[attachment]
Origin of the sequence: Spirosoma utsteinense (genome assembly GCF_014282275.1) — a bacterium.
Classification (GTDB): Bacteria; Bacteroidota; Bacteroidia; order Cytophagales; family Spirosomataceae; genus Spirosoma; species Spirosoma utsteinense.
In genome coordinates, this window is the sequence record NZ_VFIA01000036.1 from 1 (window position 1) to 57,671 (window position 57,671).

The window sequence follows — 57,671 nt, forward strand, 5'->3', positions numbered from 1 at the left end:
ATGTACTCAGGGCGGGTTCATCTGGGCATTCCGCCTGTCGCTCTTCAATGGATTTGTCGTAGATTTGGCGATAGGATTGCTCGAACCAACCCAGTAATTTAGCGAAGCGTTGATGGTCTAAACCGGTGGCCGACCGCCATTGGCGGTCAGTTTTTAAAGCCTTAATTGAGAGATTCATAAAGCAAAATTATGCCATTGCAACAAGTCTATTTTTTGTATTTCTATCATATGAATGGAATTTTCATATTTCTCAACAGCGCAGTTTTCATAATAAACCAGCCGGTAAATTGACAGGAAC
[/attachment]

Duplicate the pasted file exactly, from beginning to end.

Origin of the sequence: Spirosoma utsteinense (genome assembly GCF_014282275.1) — a bacterium.
Classification (GTDB): Bacteria; Bacteroidota; Bacteroidia; order Cytophagales; family Spirosomataceae; genus Spirosoma; species Spirosoma utsteinense.
In genome coordinates, this window is the sequence record NZ_VFIA01000036.1 from 1 (window position 1) to 57,671 (window position 57,671).

The window sequence follows — 57,671 nt, forward strand, 5'->3', positions numbered from 1 at the left end:
ATGTACTCAGGGCGGGTTCATCTGGGCATTCCGCCTGTCGCTCTTCAATGGATTTGTCGTAGATTTGGCGATAGGATTGCTCGAACCAACCCAGTAATTTAGCGAAGCGTTGATGGTCTAAACCGGTGGCCGACCGCCATTGGCGGTCAGTTTTTAAAGCCTTAATTGAGAGATTCATAAAGCAAAATTATGCCATTGCAACAAGTCTATTTTTTGTATTTCTATCATATGAATGGAATTTTCATATTTCTCAACAGCGCAGTTTTCATAATAAACCAGCCGGTAAATTGACAGGAAC